UK: The Source of the Problem - Section 10 Contempt of Court Act 1981

Last Updated: 28 April 2004
Article by Simon Westrop

Originally published September 2003

The issue

Intensive coverage of the Hutton Inquiry has highlighted once again just how much trouble an anonymous source can make, not only for the employer he sneaks on but also for the journalist who laps it up and publicises it. What can the employer do to find out where the leak is coming from, and how can the media defend themselves?

The analysis

The protection of a confidential source is an article of faith to journalists, though the strength of commitment to the principle is little appreciated outside the industry. The fact is that news stories often start and some end up relying solely on a single secret contact, a person who would not talk without the assurance of anonymity. In theory the law recognises the importance of this strange relationship so as to ensure the open discussion of matters of important public interest. The provision for freedom of expression in Article 10 of the Human Rights Act 1998 has reinforced this way of thinking, but the law actually dates back to the Contempt of Court Act of 1981. It is Section 10 of this Act that says: "No court may require a person to disclose, nor is any person guilty of contempt of court for refusing to disclose, the source of information contained in a publication for which he is responsible, unless it be established to the satisfaction of the court that disclosure is necessary in the interests of justice or national security or for the prevention of disorder or crime"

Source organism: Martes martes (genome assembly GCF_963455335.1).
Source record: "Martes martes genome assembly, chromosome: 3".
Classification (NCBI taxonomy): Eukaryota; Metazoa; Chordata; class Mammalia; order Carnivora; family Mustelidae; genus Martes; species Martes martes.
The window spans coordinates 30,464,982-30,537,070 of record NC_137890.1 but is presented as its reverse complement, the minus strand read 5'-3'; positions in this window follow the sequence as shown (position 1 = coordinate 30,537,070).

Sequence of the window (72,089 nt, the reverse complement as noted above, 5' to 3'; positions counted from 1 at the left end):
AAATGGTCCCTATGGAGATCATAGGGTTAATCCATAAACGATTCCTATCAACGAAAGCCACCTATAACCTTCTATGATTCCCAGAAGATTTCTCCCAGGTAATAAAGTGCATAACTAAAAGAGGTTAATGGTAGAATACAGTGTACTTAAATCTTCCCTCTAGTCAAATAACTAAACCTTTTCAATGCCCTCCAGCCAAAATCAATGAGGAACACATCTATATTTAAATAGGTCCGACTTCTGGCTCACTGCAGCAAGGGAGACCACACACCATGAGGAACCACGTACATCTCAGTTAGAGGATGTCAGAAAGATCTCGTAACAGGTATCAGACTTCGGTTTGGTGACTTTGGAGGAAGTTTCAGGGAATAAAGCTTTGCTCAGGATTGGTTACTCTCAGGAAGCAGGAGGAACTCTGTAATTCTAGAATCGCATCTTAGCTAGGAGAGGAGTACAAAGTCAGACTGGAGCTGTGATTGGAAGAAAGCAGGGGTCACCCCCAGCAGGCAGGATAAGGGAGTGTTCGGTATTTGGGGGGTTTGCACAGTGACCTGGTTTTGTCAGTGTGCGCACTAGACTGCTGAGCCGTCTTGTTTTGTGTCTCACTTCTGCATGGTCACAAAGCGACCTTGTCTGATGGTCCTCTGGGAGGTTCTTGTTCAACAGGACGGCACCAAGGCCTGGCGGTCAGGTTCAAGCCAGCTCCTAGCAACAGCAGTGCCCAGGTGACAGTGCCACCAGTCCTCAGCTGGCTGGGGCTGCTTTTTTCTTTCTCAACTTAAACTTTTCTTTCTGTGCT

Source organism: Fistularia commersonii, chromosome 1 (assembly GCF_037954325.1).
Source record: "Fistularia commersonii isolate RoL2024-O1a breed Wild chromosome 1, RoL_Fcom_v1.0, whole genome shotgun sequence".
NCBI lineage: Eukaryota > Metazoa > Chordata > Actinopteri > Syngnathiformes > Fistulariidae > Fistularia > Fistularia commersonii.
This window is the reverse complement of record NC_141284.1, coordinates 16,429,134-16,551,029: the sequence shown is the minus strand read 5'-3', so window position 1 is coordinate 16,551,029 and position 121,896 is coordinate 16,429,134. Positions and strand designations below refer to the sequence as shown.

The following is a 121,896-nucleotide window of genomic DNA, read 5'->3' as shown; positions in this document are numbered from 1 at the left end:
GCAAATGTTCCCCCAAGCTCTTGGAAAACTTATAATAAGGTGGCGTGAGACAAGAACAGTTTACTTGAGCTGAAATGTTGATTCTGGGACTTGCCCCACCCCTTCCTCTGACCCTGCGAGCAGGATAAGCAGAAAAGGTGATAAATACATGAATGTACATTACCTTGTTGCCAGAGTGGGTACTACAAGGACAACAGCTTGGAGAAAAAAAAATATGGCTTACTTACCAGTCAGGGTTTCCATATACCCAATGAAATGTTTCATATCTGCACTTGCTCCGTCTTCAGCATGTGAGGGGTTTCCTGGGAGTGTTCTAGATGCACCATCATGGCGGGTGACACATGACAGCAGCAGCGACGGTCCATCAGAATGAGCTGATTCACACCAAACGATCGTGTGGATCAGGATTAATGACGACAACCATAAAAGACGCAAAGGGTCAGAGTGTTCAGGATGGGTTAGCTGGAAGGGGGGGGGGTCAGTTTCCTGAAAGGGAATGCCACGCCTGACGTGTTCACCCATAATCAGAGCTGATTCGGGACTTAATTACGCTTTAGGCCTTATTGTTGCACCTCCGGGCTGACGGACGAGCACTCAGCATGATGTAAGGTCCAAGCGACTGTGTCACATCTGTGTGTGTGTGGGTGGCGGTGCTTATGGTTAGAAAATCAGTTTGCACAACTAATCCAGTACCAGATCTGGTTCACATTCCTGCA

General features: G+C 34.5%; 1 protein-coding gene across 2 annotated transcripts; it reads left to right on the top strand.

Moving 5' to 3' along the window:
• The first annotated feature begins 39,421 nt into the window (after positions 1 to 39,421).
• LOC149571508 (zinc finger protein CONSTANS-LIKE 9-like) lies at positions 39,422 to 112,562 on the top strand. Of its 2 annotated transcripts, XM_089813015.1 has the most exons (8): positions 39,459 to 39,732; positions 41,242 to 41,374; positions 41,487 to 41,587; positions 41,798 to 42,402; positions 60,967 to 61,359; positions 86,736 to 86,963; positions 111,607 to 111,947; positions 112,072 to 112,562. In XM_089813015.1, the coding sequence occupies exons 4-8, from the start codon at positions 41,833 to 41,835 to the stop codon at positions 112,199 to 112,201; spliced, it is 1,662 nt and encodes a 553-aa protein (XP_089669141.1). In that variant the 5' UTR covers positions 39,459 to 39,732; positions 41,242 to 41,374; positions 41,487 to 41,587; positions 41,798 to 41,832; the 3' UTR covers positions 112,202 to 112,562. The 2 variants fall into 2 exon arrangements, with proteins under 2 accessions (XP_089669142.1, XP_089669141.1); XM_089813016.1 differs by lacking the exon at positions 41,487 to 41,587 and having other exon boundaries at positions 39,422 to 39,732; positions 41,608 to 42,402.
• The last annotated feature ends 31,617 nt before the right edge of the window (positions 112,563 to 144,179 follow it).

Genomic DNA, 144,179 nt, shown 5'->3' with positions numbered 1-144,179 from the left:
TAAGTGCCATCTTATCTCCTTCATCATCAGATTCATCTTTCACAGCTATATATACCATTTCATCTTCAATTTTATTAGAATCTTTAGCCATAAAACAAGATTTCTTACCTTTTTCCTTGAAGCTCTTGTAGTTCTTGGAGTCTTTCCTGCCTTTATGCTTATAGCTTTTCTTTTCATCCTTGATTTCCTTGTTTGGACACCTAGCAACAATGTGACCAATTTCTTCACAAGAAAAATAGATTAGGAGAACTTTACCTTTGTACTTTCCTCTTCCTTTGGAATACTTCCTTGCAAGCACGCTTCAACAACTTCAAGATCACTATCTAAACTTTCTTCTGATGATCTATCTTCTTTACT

In practice, the protection offered has not been as effective as it sounds, and journalists who have given guarantees to their sources often find themselves in a terrible dilemma – betray them or potentially face a prison sentence for contempt. In 1989, Bill Goodwin, a young journalist on Engineer magazine began a seven year legal battle to protect his source from Tetra Business Systems. And only last year, Steve Panter of the Manchester Evening News, refused to comply with a court order to expose his alleged contact from the local police force who was supposed to have given him the name of the prime suspect in Manchester’s IRA bombing.

The employer’s attitude is obviously rather different. The leak may be a continuing threat to commercially confidential information, or the information given out might be inaccurate. Either way, the mischief has to be stopped. If caught in time, action can be taken to restrain publication by injunction. In the same proceedings, an application can then be made to force the journalist to identify the source. If publication has already taken place, the employer may still want to find the disloyal member of staff. To that end, they might be able to make a Norwich Pharmacal application, so called after the case in which an order was first made for disclosure of a source. Such orders can be made against the media or any other third parties who have become involved in some way, innocently or otherwise, even when there are no legal proceedings against them or anyone else, on the basis that they have public duty in such circumstances to help a person who has suffered from a wrongful disclosure.